Fennel is often suggested as a substitute for tarragon, so you may use it in the other direction as well. We recommend using the same amount of french tarragon as you would fennel seeds.

You may use either dried or fresh French tarragon that has been carefully sliced. This works well with spicy dishes, particularly with white meat or fish.

8. Mahlab

Mahlab is a popular spice in Mediterranean cookery and is often seen in cookies. Its seeds have a subtle cherry-like scent and a taste that combines sweetness and sourness.

These are not the most effective fennel seed alternative, but they may be used when supplies are low.

Mahlab is available in seed and powder form. If you choose to utilize the seeds, they should be boiled before being added to sweet or savory dishes.

This will remove the unpleasant aftertaste while also bringing out the vivid and fruity flavor that goes nicely with a range of sweet foods.

Frequently Asked Questions

What do fennel seeds taste like

Fennel seeds have a pleasant, sweet scent and an aniseed flavor.

What are the disadvantages of eating Fennel seeds?

Although it is incredibly healthful, it does have certain drawbacks. It may trigger the uterus, it may also induce allergies, it is also a recognized cause of skin problems. It also affects breasts and might very likely react with drugs.

Is fennel seed bad for my health?

It is safe to consume entire fennel seeds in moderation, but the powerful groups of compounds included in many supplements may not be as safe. One of the principal chemicals in fennel seeds, anethole, has estrogen-like properties.

Do fennel seeds add flavor?

Indeed, fennel seed is a beautiful spice that gives your foods a warm, fragrant taste.

What does dried fennel taste like

Despite its appearance as onions and other bulbs, dried fennel seeds taste like anise or licorice.

Is it good to eat Fennel seeds daily?

Absolutely, you can consume fennel seeds on a regular basis! This is because fennel seeds are high in fiber and may help you lose weight while also suppressing your appetite. They act as diuretics and boost metabolism.

Consuming fennel seeds on a regular basis, together with balanced nutrition and enough exercise, may help you lose weight quickly.


Do you like these 8 finest fennel seed alternatives? We anticipate that you will be persuaded to try at least one of them the next time a recipe asks for fennel seeds.

There are several ways to cook successfully if you are aware of these choices for certain dishes. I hope we were able to persuade you of some of those points.


What is the closest herb to fennel seeds?


Tarragon is a bittersweet plant that is a wonderful alternative for fennel seed. It contains the licorice taste that fennel is renowned for, so it will provide a similar flavor and scent to your cuisine.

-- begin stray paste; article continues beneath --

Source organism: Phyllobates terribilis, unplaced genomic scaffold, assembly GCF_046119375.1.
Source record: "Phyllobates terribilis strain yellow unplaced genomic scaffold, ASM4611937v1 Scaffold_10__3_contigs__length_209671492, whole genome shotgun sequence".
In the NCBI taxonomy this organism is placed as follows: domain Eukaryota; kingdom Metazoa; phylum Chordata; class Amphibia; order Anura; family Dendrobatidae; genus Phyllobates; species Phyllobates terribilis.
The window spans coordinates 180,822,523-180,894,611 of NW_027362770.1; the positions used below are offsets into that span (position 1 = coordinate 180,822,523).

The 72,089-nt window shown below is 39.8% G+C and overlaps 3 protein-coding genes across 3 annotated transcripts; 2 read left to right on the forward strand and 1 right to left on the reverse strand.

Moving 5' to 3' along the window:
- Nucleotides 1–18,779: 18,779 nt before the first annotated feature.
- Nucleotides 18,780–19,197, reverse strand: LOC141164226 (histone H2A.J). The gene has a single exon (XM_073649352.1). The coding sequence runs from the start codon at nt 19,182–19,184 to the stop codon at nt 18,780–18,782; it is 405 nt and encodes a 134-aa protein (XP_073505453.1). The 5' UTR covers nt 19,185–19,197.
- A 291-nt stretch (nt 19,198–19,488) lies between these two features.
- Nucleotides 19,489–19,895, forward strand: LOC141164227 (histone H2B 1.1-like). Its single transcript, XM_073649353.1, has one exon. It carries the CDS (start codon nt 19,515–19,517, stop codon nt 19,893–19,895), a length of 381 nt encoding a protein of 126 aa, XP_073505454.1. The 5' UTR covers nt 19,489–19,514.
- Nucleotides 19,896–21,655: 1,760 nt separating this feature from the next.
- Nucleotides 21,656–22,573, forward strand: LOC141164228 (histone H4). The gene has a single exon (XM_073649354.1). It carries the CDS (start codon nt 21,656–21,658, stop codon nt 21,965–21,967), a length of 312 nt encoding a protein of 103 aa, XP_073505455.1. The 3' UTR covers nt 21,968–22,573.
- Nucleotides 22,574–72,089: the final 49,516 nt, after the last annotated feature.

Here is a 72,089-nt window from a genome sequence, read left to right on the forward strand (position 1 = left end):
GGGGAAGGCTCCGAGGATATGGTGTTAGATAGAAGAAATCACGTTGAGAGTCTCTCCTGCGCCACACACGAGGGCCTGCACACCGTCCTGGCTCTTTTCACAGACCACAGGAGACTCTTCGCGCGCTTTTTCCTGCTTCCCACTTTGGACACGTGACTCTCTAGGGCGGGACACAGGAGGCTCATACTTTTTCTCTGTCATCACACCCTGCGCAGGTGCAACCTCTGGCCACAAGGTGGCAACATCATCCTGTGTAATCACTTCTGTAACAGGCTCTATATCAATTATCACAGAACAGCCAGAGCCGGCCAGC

Can I substitute caraway seeds for fennel seeds?

Caraway and fennel seeds may be used interchangeably, however there will be small taste changes. So, essentially, if you’re in a hurry, go for it, but keep a separate jar of each in your cupboard.

Which is better cumin or fennel?

Fennel seeds are typically found in desserts and sweet meals, while cumin seeds are found in savory recipes. Fennel is a versatile seed that may also be used in poultry and mutton dishes. Cumin, on the other hand, pairs nicely with rice, daals, and forms the foundation of many other Indian recipes.

Is anise seed the same as fennel seed?

Fennel seeds have a softer taste and are less sweet than anise seeds. Anise seeds have a much sweeter, more intense black licorice flavor. Although fennel seeds and anise may be used interchangeably in the cooking, they have distinct traditional applications.

What is a good replacement for fennel?

Fennel replacement of choice
Celery (raw in salads) (raw in salads) What is a decent raw fennel substitute? … Yellow or white onion (cooked fennel bulb) What is the greatest fennel alternative for prepared foods, such as soups and stews? … Leek (cooked fennel bulb) … Caraway (fennel) seeds… Anise seeds (fennel seed)
Nov 11, 2020

What spices taste like fennel?

Anise seed is a parsley family member with a taste similar to fennel. It is used in baking as well as Indian cuisine.

Do caraway seeds taste like fennel?

Fennel seeds, like caraway seeds, are members of the carrot family. Fennel has a unique flavor and does not taste exactly like caraway, although it does have licorice undertones and a comparable essence. Caraway seeds may be replaced with an equivalent quantity of fennel.

Do fennel seeds and caraway seeds taste the same?

Fennel seeds are the closest substitute for caraway seeds since they are both cousins of the carrot family, albeit they are not the same plant. While these two spices do not have the same taste, they do have an essence and subtle licorice undertones.

Can I substitute coriander seeds for fennel seeds?

The perfume of ground coriander seeds is strong, powerful, and spicy. These may be used in lieu of fennel seeds, but be cautious not to overshadow the recipe. Use them in a 1:2 ratio to any dish that calls for fennel seeds and proceed from there.

Who should not take fennel?

Fennel may mimic estrogen in hormone-sensitive conditions such as breast cancer, uterine cancer, ovarian cancer, endometriosis, or uterine fibroids. If you have a disease that may be aggravated by estrogen, avoid using fennel.